CITY HALL — There is no reason that a child in Santa Monica should grow up without learning to swim.
That’s the position that Recreation & Parks commissioners have taken, anyway.
The commission requested staff place an action item on the August agenda to ask the City Council to open up local pools for use to take burden off the one municipal pool in the city — the Santa Monica Swim Center, located on the Santa Monica College main campus.
The goal would be to offer programs similar to those that kids enjoy at the center, or at least give lap swimmers and other recreational users a place to go so that more classes could be offered at the center.
It became clear that demand was far outstripping supply when two commissioners reported that they could not get their kids enrolled in swim classes at the Santa Monica Swim Center, said Commissioner Phil Brock.
“You’ve got three pools in the city that are available,” Brock said. “We’ve got capacity that’s not being used. Whether it’s for lessons or for lap swimming, it’ll take the weight off the Swim Center.”
The commission is targeting the two pools that are under the control of the Santa Monica-Malibu Unified School District — Santa Monica High School’s Drake pool and the pool at Lincoln Middle School — as well as the pool at the Annenberg Beach House.
“We’ve heard from citizens that there’s a need to have more facilities open,” Brock said. “Commissioners [Richard] McKinnon and [John] Petz would like to see the Annenberg Pool open more hours, with temporary lanes put in so people could lap swim, and I believe the Lincoln pool would alleviate overcrowding at the swim center.”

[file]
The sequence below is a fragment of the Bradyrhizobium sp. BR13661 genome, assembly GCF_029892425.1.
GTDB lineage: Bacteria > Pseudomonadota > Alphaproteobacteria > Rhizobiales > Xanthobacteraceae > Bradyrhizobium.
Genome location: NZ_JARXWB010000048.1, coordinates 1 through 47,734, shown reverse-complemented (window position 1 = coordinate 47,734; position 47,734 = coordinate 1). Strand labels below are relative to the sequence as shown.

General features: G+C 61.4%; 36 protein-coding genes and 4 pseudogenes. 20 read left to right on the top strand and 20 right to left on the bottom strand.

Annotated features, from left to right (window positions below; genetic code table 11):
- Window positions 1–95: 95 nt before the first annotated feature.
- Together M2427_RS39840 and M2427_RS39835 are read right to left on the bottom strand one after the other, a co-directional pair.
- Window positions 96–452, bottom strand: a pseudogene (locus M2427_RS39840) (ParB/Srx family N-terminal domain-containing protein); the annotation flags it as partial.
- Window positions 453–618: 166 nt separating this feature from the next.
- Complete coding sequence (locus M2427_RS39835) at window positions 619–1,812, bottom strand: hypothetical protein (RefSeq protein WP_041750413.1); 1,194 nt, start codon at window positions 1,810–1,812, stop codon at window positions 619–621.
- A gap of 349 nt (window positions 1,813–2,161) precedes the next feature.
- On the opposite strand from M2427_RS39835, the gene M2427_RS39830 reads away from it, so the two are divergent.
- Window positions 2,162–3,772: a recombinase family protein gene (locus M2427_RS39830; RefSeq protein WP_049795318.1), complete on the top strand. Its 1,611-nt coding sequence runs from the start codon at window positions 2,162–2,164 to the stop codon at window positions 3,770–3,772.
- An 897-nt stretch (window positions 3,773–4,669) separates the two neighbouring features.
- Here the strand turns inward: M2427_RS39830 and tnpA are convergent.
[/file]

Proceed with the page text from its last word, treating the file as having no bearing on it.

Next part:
The most recent draft of the supplemental joint use agreement between City Hall and the Santa Monica-Malibu Unified School District will allow community members to get permits to use Santa Monica High School’s Drake pool when it’s not being used by the district, said Carey Upton, director of facilities management at SMMUSD.
However, permitting for that pool and for the Lincoln pool is still done through the school district, and will be for the foreseeable future, Upton said.
“We do permit Drake to outside groups now, and have for years. We will continue doing that as we go,” Upton said. “There’s no plan as of today for the city to open it up for recreation et cetera.”
If City Hall wanted to take on the responsibility to permit and program the Lincoln or Samohi pool, however, the school district would happily enter into a partnership, Upton said.
“If the city wanted to come in and do a partnership with that pool, we’d be happy to do it,” Upton said. “The district is not interested in creating programs for the community to swim. It’s not in our scope.”
The district pool in Malibu, for instance, gets heavy use from the community, and is managed by Malibu’s City Hall.
“When they’re not using it for school, they’re using it,” Upton said.
It’s unclear at this point how involved City Hall wants to be with the pool at Samohi.
Under a joint use agreement approved in June, the pool will be available for community use, said City Hall’s Karen Ginsberg, assistant director of Community and Cultural Services.
The details of the hours and which agency will do the permitting hasn’t been worked out yet, Ginsberg said.
The agreement hasn’t been seen by the Recreation & Parks Commission, nor the City Council.
The Recreation & Parks Commission did ask staff to come back with an action item to recommend to the City Council that City Hall pursue a joint use agreement with the school district to open up the pool at Lincoln as they have the pool at Samohi.
“We’re tired, as a commission, of it being put off,” Brock said, citing several times that the commission has asked for the matter to be taken up between City Hall and the school district.
The goal is to get kids and adults swimming, at the same time cut down on obesity and poor health.
“All of that will be a tremendous asset to our city,” Brock said.